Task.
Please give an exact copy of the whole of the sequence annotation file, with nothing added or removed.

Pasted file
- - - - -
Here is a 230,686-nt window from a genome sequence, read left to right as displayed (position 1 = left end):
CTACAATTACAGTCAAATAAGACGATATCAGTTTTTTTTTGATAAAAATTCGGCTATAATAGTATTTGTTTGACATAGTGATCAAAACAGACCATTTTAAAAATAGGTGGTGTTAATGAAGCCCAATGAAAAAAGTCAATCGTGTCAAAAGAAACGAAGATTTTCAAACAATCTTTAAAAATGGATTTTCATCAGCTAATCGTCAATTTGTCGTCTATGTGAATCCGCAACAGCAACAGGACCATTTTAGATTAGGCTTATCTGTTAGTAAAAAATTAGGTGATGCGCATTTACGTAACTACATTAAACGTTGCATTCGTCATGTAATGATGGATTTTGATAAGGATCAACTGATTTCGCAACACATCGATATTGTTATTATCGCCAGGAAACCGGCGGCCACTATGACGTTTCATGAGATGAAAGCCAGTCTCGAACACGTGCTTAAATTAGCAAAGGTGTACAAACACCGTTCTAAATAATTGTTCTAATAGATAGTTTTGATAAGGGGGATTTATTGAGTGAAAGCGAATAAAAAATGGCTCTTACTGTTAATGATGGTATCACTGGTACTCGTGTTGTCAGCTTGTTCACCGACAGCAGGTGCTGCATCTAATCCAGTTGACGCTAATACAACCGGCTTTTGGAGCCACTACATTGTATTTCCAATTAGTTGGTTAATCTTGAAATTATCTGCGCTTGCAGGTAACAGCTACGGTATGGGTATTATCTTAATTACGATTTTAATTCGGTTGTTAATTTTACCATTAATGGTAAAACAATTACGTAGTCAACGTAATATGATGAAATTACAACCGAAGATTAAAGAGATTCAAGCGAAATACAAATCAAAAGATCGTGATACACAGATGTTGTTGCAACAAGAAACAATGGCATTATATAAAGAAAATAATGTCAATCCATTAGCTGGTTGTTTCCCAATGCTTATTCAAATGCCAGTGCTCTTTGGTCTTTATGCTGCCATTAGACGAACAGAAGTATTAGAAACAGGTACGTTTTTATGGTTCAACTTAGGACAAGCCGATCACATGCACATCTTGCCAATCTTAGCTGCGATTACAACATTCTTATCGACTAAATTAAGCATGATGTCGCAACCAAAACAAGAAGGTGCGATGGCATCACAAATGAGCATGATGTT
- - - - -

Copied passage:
Here is a 230,686-nt window from a genome sequence, read left to right as displayed (position 1 = left end):
CTACAATTACAGTCAAATAAGACGATATCAGTTTTTTTTTGATAAAAATTCGGCTATAATAGTATTTGTTTGACATAGTGATCAAAACAGACCATTTTAAAAATAGGTGGTGTTAATGAAGCCCAATGAAAAAAGTCAATCGTGTCAAAAGAAACGAAGATTTTCAAACAATCTTTAAAAATGGATTTTCATCAGCTAATCGTCAATTTGTCGTCTATGTGAATCCGCAACAGCAACAGGACCATTTTAGATTAGGCTTATCTGTTAGTAAAAAATTAGGTGATGCGCATTTACGTAACTACATTAAACGTTGCATTCGTCATGTAATGATGGATTTTGATAAGGATCAACTGATTTCGCAACACATCGATATTGTTATTATCGCCAGGAAACCGGCGGCCACTATGACGTTTCATGAGATGAAAGCCAGTCTCGAACACGTGCTTAAATTAGCAAAGGTGTACAAACACCGTTCTAAATAATTGTTCTAATAGATAGTTTTGATAAGGGGGATTTATTGAGTGAAAGCGAATAAAAAATGGCTCTTACTGTTAATGATGGTATCACTGGTACTCGTGTTGTCAGCTTGTTCACCGACAGCAGGTGCTGCATCTAATCCAGTTGACGCTAATACAACCGGCTTTTGGAGCCACTACATTGTATTTCCAATTAGTTGGTTAATCTTGAAATTATCTGCGCTTGCAGGTAACAGCTACGGTATGGGTATTATCTTAATTACGATTTTAATTCGGTTGTTAATTTTACCATTAATGGTAAAACAATTACGTAGTCAACGTAATATGATGAAATTACAACCGAAGATTAAAGAGATTCAAGCGAAATACAAATCAAAAGATCGTGATACACAGATGTTGTTGCAACAAGAAACAATGGCATTATATAAAGAAAATAATGTCAATCCATTAGCTGGTTGTTTCCCAATGCTTATTCAAATGCCAGTGCTCTTTGGTCTTTATGCTGCCATTAGACGAACAGAAGTATTAGAAACAGGTACGTTTTTATGGTTCAACTTAGGACAAGCCGATCACATGCACATCTTGCCAATCTTAGCTGCGATTACAACATTCTTATCGACTAAATTAAGCATGATGTCGCAACCAAAACAAGAAGGTGCGATGGCATCACAAATGAGCATGATGTT